So now to start on the real thing…
First things first. Who watched The Great British Sewing Bee? Tuesday, BBC2, 8pm.
If you missed it watch it on catch up. I loved it. I thought all the contestants did so well with their sewing challenges. Sew a dress to fit another person? In 6 hours? I was impressed! Well done Tilly and the Buttons – I thought you did great.
Talking of fitting a dress to someone else… This is the moment I’m sure you’ve all been waiting for… Sophie’s dress actually fits Sophie. Thank goodness. And thank you to Sophie for being a wonderful model – isn’t she lovely? And I think the dress fits well. Well done us!
Hello! I’ve been pretty silent on here for a while, and that’s because I’ve been SO busy sewing! I can’t tell you how much I’ve been doing. But ok, I’ll try.
I finished the Cambie dress, and I was very proud of myself – thanks for your nice comments. A good friend of mine also saw the post and asked if she could have one for herself. So project number 1 was Sophie’s Cambie dress.
Did I get over ambitious after I made one, yes, one wearable item? Maybe. But that didn’t stop me agreeing to do it. And it hasn’t been without it’s difficulties. The main one being that Sophie no longer lives round the corner, easy to pop in and poke her with pins for fitting. She lives in Scotland! A whole 400 miles away. Added pressure is that its for a wedding, in April, so I’ve agreed to do it on the condition that she has a back up dress. I don’t sew well under pressure! The good news is that in her jam packed visit to London last weekend I managed to get her to try on the toile and make some minor adjustments. Toile v1 is now in the post on it’s way and if it all fits the real version will be whipped up and put in my suitcase when I go to visit her at the end of the month. Wish me luck!
And when I said I wish I could just keep sewing my favourite pattern from the Sewaholic range, I wasn’t kidding. Because the blue dress is pretty summery I wanted to make a version I could wear now. And so here is the work version:
I had to make some adjustments to the skirt on this dress. The fabric I chose didn’t have the same movement as the previous, so I had to take it in about an inch on each side. This made the waistband pucker slightly but hopefully not too noticeable. The thing that annoys me with this is the zip – it looks puckered but I dont know why! Answers welcome. And sorry for the bad quality pictures – a new camera is on order…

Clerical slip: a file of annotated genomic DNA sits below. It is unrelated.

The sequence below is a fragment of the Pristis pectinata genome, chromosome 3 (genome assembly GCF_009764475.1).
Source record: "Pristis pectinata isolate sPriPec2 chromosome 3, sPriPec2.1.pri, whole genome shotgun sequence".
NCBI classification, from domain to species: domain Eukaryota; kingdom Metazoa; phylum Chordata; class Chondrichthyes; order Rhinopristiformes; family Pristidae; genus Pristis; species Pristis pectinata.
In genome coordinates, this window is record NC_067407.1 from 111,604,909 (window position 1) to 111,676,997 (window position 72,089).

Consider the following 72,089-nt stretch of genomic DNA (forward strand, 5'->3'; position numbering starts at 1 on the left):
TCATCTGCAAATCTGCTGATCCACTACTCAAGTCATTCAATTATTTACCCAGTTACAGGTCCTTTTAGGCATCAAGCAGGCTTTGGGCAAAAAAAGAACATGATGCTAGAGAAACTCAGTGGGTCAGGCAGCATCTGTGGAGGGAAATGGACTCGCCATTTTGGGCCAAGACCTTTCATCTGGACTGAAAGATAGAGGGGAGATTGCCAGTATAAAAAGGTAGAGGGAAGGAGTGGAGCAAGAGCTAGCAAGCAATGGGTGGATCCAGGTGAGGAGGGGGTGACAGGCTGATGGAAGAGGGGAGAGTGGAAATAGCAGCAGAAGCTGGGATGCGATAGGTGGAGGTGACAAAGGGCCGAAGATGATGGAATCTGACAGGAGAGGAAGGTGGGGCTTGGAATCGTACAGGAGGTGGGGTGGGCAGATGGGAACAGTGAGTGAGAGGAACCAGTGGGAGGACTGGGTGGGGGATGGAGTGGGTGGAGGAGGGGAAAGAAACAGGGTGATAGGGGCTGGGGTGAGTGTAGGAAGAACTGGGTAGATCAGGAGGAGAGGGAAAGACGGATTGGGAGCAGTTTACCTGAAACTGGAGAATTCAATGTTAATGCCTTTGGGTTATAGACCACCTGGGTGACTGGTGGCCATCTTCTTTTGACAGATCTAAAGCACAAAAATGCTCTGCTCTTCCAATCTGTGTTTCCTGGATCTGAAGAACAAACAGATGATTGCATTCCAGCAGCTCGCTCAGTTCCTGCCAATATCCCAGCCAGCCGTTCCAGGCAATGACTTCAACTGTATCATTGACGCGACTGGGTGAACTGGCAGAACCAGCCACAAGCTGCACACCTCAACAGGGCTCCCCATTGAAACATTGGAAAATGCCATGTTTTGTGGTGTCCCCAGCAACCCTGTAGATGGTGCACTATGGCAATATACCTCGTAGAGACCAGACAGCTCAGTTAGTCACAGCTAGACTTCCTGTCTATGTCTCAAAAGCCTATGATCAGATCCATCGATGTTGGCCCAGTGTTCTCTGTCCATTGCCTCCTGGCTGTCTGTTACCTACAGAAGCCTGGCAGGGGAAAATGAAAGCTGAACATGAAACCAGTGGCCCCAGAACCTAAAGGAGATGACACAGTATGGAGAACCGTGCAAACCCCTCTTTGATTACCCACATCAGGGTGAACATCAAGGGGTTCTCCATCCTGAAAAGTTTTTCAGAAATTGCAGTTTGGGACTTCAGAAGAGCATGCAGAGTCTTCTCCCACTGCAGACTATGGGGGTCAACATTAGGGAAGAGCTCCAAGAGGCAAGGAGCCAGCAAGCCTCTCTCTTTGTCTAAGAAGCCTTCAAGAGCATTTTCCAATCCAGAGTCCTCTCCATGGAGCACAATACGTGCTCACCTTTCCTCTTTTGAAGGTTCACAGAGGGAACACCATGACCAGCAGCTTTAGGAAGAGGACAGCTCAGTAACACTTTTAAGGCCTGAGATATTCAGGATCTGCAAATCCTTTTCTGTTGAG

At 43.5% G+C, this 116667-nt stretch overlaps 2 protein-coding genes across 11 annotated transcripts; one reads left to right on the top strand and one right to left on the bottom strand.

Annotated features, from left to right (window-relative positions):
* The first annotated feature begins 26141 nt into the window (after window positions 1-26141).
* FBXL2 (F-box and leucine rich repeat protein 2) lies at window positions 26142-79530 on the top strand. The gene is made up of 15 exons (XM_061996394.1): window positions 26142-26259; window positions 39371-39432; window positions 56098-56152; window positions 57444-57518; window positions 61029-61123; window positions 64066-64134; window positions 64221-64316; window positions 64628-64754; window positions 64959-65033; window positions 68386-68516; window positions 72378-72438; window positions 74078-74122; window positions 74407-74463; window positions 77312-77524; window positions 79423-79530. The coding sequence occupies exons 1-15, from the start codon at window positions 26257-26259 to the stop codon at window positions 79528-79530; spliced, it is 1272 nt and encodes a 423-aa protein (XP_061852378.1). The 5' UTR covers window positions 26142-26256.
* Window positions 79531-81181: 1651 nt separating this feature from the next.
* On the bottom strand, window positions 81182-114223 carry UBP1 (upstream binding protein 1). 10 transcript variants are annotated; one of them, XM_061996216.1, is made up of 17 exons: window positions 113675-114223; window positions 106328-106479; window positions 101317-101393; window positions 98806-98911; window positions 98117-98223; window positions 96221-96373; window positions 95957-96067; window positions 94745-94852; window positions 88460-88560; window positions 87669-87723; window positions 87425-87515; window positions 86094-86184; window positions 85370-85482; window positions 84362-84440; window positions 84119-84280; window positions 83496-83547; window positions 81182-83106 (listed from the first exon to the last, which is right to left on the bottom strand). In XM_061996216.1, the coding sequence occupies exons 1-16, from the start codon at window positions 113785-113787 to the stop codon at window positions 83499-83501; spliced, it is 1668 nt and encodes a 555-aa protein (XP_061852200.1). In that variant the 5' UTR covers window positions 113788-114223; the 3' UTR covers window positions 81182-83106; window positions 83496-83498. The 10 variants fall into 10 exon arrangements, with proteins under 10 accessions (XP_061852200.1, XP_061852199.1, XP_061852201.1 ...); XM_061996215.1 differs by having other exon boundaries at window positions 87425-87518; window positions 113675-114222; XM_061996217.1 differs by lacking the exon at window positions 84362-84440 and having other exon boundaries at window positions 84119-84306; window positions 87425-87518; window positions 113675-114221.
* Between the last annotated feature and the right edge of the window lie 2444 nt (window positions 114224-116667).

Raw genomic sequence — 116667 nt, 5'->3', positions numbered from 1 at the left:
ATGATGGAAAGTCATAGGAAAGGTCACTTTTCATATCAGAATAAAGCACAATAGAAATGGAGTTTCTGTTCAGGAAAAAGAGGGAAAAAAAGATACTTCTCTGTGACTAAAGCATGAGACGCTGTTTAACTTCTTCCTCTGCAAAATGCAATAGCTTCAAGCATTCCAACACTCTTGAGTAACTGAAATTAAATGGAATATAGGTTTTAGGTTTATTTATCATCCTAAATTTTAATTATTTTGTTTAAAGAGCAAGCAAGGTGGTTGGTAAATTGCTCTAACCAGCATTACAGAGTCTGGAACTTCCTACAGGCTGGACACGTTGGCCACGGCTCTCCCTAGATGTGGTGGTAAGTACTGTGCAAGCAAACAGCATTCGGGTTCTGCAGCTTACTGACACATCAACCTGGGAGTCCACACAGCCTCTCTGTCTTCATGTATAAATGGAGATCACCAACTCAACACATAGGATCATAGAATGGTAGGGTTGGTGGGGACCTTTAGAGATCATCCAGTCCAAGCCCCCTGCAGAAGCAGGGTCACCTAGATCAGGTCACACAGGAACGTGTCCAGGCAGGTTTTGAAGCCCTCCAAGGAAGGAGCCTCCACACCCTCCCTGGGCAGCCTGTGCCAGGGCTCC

Manic sewing over, Friday night was supposed to be a chill out night. Bottle of wine, Comic Relief on the TV, time to RELAX! But my mind began to whir. Does anyone else find that once you start to understand the construction of clothes anything seems possible? This is what I love about learning to sew. But it’s also meant that I can’t go shopping without that voice in my head saying “I could make that”. I leave empty handed but with something else added to my sewing to-do list. Friday evening I’d tried on a skirt on my way home that was perfect fit and shape, but too short. But I loved the shape. So, I decided to make it. Wine was put to the side and pattern making commenced. Here’s a sneak peak of how it turned out:
My first self drafted skirt
I’m pleased with it so far. The lining still needs to be added so more to come on this later.
At last. Hours slaving over a dress and this time it’s wearable outside the house. The difference? This time I made a toile, and I fitted it. I made a second toile, and I fitted it. And by the time I made the real thing I knew what I was doing – and it fit!
The Finished Sewaholic Cambie Dress
Now I know I said this dress is wearable outside, and so you might rightly wonder why these pictures are taken in my living room. The truth is, I’m sewing early for summer and it is still waaaay to cold to step outside without being covered from head to toe (can you tell by my hideously white legs!?). But I’m really pleased with the end result and can’t wait for the sun to come out so I can wear it out!
I learnt 2 major things with sewing this dress.
1. If you are a novice sewer like myself, a toile is worthwhile doing. It may take longer, it might seem boring, but as well as you being able to make adjustments before cutting into your lovely fabric, you can also mess the sewing up and it not matter. In my second toile I added the skirt pockets and the pattern instructions fuddled my mind. There was a bit of sewing and serging and unpicking and pondering – but it didn’t matter. And it meant I got it right first time on the real dress.
2. Patterned fabric is a godsend! I’ve tried my best to avoid patterned fabric in the past – the idea of cutting and matching pieces makes me wary. But it hides any imperfections so much better than a plain fabric (not that there are any imperfections on this dress of course… ahem).
So time for the next project. Perhaps I can just make another one of these!?